A four-year class action lawsuit over the largest and most expensive inland oil spill in U.S. history has reached a tentative settlement, with the company responsible agreeing to pay $6.75 million to those who lived and owned property near the spill.
The lawsuit was brought by thousands of plaintiffs who claimed they were subject to toxic fumes, noise, and general degradation of life following the July 2010 oil spill, which saw more than 800,000-gallons of thick Canadian tar sands crude oil flow out of a ruptured pipeline and into Michigan’s Kalamazoo River. The pipeline, called Line 6B, is owned and operated by a company called Enbridge Inc., based in Calgary, Alberta.
Under the agreement with Enbridge, plaintiffs who lived or owned property within 1,000 feet of the river will split a total of $2.2 million, meaning each plaintiff stands to get anywhere from a couple thousand to a couple hundred dollars depending on the size of the class. In addition, a $1.5 million fund will be set up for people who can show they made out-of-pocket expenses — stayed in hotels, bought meals, etc. — during the time the spill was at its worst. Enbridge will also be required to implement a $50,000 testing program for well water, and has agreed to donate $150,000 to local environmental conservation organizations.
The lawsuit itself is far from the only time Enbridge has had to shell out cash for the historic spill, which caused many local residents to permanently relocate in the wake of toxic fumes and the difficulty in cleanup. Indeed, the difficulty in cleaning up tar sands oil — which is thicker and more sludgy than conventional oil — made it the most expensive inland oil spill in U.S. history. Enbridge has estimated cleanup costs to be about $1.2 billion out of its own pocket.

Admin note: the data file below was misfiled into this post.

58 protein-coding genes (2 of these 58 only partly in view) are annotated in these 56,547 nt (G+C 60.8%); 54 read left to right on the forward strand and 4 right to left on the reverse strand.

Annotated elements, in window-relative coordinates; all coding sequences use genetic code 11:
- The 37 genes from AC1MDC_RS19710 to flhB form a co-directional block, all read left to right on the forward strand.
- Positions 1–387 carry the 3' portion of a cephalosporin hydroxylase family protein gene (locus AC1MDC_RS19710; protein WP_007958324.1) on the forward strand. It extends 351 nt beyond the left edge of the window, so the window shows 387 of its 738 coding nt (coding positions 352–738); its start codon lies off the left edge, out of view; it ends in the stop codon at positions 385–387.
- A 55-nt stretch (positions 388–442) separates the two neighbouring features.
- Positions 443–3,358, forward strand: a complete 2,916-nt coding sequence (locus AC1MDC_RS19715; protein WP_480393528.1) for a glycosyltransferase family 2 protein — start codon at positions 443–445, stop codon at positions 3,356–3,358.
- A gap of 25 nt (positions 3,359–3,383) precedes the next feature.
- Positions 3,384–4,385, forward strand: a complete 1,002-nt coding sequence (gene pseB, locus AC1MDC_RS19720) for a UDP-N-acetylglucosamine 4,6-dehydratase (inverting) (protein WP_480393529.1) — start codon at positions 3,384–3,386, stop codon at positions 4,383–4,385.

Some plaintiffs have also sued Enbridge personally, and some have already settled. The company was also fined $3.7 million by The Department of Transportation, a record-setting civil penalty for what the agency called “pervasive organizational failures” and a “complete breakdown of safety.”
The main reason why this spill was so disastrous was because of the type of oil involved. When it spills, tar sands oil does not float on top of water like conventional crude. Instead, like what happened in this case, it gradually sinks to the bottom. And as Elizabeth McGowan and Lisa Song noted for InsideClimateNews, this makes normal cleanup techniques and equipment of little use. And because tar sands oil needs chemicals like benzene to liquefy it, those chemicals evaporated into the air while the oil sank.
InsideClimate News also reported at the time that the Environmental Protection Agency didn’t know until more than a week after the spill that the pipeline was carrying tar sands oil.
For many environmentalists, the 2010 Enbridge spill represents a cautionary tale when it comes to building the controversial Keystone XL pipeline. If approved, Keystone XL would carry approximately 830,000 barrels of tar sands oil from Alberta, Canada to refineries on the Gulf Coast of the United States.